We are all in it together, we all have neighbours, and we need better contrarians. I would not go so far as to suggest we all are contrarians, but any time spent online ought to be enough to realize that we all have our moments and our manners. We certainly ought to foster the best contrarian traits. While researching for this post I stumbled upon a Contrarian Prize in UK. Perhaps climate institutions ought to take heed and create a ClimateBall prize to celebrate the most constructive contrarians.

About Willard

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44 Responses to Contrarian Models

  1. Sören F says:

    What’s all this “contrarian” something, makes the blog uninteresting – why read further?

  2. Willard says:

    Welcome back, Sören. Beware that rhetorical questions can be answered:

    There is this confusion there between just non-zero AGW and dominant (>50%) AGW.

    https://andthentheresphysics.wordpress.com/2014/02/26/pause-for-thought/#comment-16159

    The answer is that we need better contrarians.

    Thanks a bunch for the drive-by.

  3. David B. Benson says:

    Yes, trillions of trees:
    http://bravenewclimate.proboards.com/thread/694/trillions-trees
    so that, once fossil fuels are no longer burnt, the carbon dioxide concentration of the atmosphere will decline.

  4. In the linked Chronicle piece, Alice Dregger asks philosophically ”

    “The Times article confirmed my initial fears — and made me glad that I asked to be left out (which I was). The article begins by breathlessly reporting that the IDW is rife with “beauty” and “danger.” So, what even is it? Here’s the vague rundown: “Most simply, it is a collection of iconoclastic thinkers, academic renegades and media personalities who are having a rolling conversation — on podcasts, YouTube and Twitter, and in sold-out auditoriums — that sound unlike anything else happening, at least publicly, in the culture right now.”

    Meh. How is this really about intellectualism, darkness, or a special web? If these people are having conversations that are so rare “in the culture,” how is it that they have millions of followers and pack auditoriums? (Is “the culture” The New York Times?)”

    As the Times is a charter member of the Nation/Guardian/Beeb/PBS climate communication potlach, one might ask how many of the 225 subscibers have thus far objected to the subjugation of thousands of journalists to a single playbook ? This sort of thing is giving propaganda a bad name.

  5. Willard says:

    > This sort of thing is giving propaganda a bad name.

    Exactly. Your remark and Alice’s remind me of the following point:

    The whole idea of contrarianism is that you’re “attacking the conventional wisdom”, you’re “telling people that their most cherished beliefs are wrong”, you’re “turning the world upside down”. In other words, you’re setting out to annoy people. Now opinions may differ on whether this is a laudable thing to do – I think it’s fantastic – but if annoying people is what you’re trying to do, then you can hardly complain when annoying people is what you actually do. If you start a fight, you can hardly be surprised that you’re in a fight. It’s the definition of passive-aggression and really quite unseemly, to set out to provoke people, and then when they react passionately and defensively, to criticise them for not holding to your standards of a calm and rational debate.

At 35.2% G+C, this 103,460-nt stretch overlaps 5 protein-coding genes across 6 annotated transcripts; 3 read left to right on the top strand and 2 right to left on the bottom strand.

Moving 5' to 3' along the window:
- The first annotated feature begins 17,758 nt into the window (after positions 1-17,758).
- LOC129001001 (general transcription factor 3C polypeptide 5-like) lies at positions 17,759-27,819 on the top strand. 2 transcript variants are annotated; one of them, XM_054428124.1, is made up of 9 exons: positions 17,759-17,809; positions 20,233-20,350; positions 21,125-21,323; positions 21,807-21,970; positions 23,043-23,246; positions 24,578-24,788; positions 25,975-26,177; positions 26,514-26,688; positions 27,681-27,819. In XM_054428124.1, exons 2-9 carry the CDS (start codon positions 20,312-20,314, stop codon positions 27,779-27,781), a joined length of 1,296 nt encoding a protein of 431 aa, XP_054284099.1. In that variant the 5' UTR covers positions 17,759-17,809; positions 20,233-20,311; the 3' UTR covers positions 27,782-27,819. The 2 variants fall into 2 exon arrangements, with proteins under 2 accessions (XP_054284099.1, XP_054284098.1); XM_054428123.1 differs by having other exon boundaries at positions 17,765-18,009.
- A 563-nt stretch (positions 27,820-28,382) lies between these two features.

http://crookedtimber.org/2009/10/22/rules-for-contrarians-1-dont-whine-that-is-all/

    If the main selling point of contrarians (here the Dank Web) is how sad it is to be a contrarian because people are mean to them, then they are refusing to abide by the first and only rule for contrarians.

    No whining.

  6. Willard, Dreger framed the duelling echo chambers. problem in less orthodox terms:

    “You can’t have any integrity if you have a major book out on academic freedom telling people to stand up for their academic rights and you’re allowing your university dean to tell you what you can and can’t publish.”

    Few of the bien pensant Nation subscribers presently playing Climateball by Bill Moyers playbook seem to recall the days when the cartoon response of Nation readers to news of Bad Things happening behind the Iron Curtain was:

    Surely, you don’t believe what you read in The New York Times ?

  7. Willard says:

    I find Alice’s fight for freedom quite Feynmanian, Russell. As you must suspect that’s not complimentary. I find epistemic moralism distasteful. I appreciate deans much less, and even less corporatism in general. Style matters to me.

    Academia faces grave problems. They need to be faced, not exploited by some grievance industry. As Alice herself says, pissing off progressives isn’t intellectual progress.

  8. izen says:

    playing the victim always seems a good tactic…

  9. Steven Mosher says:

    Thats so funny Willard, mt and I and another NU guy were talking about Arthur Butz the other day on Twitter.

    Yes Alice is Good. Really Good.

    Here is the thing that got her in trouble. Its pretty tame and the piece ( I read it before)
    was hardly objectionable. Especially considering that we did have Butz as a professor
    along with some other lunatics.

    https://www.bioethics.northwestern.edu/docs/atrium/atrium-issue12.pdf

  10. Joshua says:

    Seems to me that according to this:

    > The whole idea of contrarianism is that you’re “attacking the conventional wisdom”, you’re “telling people that their most cherished beliefs are wrong”, you’re “turning the world upside down”. In other words, you’re setting out to annoy people.